Terror on the Lake

By
More by this author
Terror on the Lake


“We have to call 9-1-1,” my dad announced.

A quick thought streamed through my head. Jesus help me.

Earlier that Saturday, the skies were bright blue, waves rippled across the lake, and people gathered at the boat marina. As a family, we opted to take a boat ride across the lake. As soon as I saw the insurance papers being filled out, something seemed a little fishy. I came across a frightening thought of some bad luck to happen, but I let the thought flow out of my brain.

“Time for some fun,” my dad said.

One by one, we entered into speedboat number nineteen. Without hesitation, I claimed the passenger seat, which was found on the left side from the driver’s seat. Seconds later, my dad inserted the key.

“Here we go!” he announced.

The boat ignited like a dragster, thunderous and furious. Gingerly, our speedboat swayed back and forth as we slowly moved out of the marina. Once the boat cleared the “safety zone”, it revved up as a rocket. Speeds gradually increased, my eyes squinted more, and the breeze intensified. Shredding through the waters, we gazed upon the green, hilly lands. Suddenly, the boat stopped.


“I want to go to the front,” my mom demanded.

While the boat was idle, I peered at its features -- typical cushioned seating, standard life vests, two glass panels, and ten to fifteen feet of white, sandpapery floors. Vroom! Our speedboat roared again, but this time it sounded like King Kong.

Five minutes later, we were in cruise control; my dad was making a slight left until ... BANG ... BANG. Two hard thumps and I crashed onto the ground.

What the hell happened?! I thought.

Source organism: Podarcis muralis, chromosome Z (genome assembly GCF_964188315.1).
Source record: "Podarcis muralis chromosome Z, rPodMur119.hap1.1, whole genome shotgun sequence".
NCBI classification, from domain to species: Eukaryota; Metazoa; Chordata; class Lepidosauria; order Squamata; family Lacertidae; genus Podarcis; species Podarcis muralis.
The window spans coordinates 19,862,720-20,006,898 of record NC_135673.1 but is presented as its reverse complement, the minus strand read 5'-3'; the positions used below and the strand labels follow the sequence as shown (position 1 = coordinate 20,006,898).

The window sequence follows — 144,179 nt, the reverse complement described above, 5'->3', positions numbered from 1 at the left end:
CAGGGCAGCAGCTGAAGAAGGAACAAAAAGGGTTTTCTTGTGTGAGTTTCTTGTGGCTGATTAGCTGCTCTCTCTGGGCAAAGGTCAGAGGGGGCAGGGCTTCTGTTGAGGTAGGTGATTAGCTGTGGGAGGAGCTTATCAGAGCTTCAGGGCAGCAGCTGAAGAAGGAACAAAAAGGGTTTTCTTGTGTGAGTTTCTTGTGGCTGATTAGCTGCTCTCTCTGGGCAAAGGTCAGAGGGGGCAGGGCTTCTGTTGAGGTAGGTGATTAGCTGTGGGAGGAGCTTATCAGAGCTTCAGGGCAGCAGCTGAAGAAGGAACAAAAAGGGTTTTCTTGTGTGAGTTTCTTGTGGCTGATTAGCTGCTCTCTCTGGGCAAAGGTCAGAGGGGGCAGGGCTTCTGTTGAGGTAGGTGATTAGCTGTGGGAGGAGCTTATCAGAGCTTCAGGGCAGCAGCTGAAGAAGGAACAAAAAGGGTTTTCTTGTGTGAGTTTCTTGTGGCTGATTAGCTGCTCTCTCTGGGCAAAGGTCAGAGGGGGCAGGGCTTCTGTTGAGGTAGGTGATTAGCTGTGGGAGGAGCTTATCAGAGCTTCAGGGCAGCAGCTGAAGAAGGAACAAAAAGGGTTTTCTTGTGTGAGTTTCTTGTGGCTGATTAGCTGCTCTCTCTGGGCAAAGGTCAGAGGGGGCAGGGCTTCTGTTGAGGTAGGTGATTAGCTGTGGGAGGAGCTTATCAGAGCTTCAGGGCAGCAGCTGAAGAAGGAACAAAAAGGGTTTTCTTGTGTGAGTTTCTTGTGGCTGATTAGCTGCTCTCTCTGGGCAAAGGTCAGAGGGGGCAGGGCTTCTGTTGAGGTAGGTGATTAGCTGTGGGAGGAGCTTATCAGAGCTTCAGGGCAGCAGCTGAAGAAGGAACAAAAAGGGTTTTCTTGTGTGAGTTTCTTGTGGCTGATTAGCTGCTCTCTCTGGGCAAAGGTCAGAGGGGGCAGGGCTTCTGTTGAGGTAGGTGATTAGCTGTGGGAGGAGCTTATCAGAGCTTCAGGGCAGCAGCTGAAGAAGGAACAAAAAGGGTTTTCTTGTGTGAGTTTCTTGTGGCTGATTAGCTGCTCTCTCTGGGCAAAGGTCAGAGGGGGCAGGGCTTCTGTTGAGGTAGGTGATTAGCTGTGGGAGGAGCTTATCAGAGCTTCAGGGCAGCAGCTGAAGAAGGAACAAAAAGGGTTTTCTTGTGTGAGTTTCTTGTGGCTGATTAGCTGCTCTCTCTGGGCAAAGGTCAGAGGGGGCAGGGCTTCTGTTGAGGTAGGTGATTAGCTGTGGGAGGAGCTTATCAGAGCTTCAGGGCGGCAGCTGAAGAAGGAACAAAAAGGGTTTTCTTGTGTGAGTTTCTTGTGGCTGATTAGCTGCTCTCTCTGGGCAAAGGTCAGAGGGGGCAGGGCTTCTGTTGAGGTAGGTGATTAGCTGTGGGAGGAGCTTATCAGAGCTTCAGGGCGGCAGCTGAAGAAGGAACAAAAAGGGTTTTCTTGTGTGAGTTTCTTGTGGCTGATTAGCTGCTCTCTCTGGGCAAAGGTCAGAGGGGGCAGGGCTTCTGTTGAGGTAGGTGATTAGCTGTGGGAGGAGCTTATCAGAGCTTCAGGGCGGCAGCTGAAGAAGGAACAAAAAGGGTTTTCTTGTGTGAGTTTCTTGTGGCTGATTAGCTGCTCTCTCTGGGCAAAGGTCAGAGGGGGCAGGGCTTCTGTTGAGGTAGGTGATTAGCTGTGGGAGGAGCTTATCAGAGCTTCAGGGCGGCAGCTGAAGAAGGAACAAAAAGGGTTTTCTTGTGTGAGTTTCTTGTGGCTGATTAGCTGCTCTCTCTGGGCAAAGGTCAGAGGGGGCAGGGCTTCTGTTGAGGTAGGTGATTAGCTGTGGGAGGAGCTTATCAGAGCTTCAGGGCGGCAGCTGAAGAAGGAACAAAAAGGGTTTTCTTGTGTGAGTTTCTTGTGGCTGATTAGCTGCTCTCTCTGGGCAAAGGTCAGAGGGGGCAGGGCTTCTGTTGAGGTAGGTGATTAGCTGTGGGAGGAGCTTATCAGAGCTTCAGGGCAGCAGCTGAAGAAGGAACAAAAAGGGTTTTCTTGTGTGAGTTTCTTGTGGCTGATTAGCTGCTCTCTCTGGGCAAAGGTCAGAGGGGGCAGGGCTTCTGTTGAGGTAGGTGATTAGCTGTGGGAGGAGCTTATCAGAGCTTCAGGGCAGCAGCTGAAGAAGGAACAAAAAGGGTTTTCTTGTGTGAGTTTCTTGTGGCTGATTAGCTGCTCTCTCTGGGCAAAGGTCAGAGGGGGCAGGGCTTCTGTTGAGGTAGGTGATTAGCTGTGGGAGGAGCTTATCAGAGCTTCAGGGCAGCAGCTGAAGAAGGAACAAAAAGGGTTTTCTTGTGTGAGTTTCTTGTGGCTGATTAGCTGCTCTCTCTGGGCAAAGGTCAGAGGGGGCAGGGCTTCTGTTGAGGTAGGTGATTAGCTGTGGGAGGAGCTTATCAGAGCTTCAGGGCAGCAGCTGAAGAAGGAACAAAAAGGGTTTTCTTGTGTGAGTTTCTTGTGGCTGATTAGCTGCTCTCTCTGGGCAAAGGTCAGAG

Our boat hauled to a sudden stop. Woozy as I was, I heard moaning and crying -- it was my mom. I arose from the ground (still with dizziness and confusion) and saw my mom lying on the ground, stomach faced toward the boat’s floor.

“My God. Oh my God.” I whispered.

Out of nowhere, my grandmother gasped. “What...?” I asked, pausing briefly.

There was instant silence when I glanced at the floor; I was in shock.

“Blood! From who, where?”

I scanned each family member to see where it came from; my dad responded, “From you...”

My eyes bulged, and I urgently patted myself down -- chest up. As I placed my hand below the cheek, I felt an open wound; my fingers were lightly coated with a red tinge. Startled as I was, I forced myself to ignore the wound and take care of my mom and grandma instead.

“Any injury grandma?” I questioned.

She shook her head; however, I noticed a small cut and some bruising. My attention rather turned to the distress of my mom as she steadily lay on the floor in tears and agony.

“Help me lift her to the back,” he mentioned.

We carried her to the back like a feather, and with caution, rested her on the ground.

My dad then said, “We have to call 9-1-1.

Only one thought splashed into my mind. Jesus help me.

He lend me the phone saying that I had to dial the number while he drove us back to the marina. Nervously, I pressed on the numbers 9. 1. 1. For some reason, there was no response.

“Dammit...dammit!” I stammered.

My dad eased the boat’s speed to roughly fifteen miles per hour.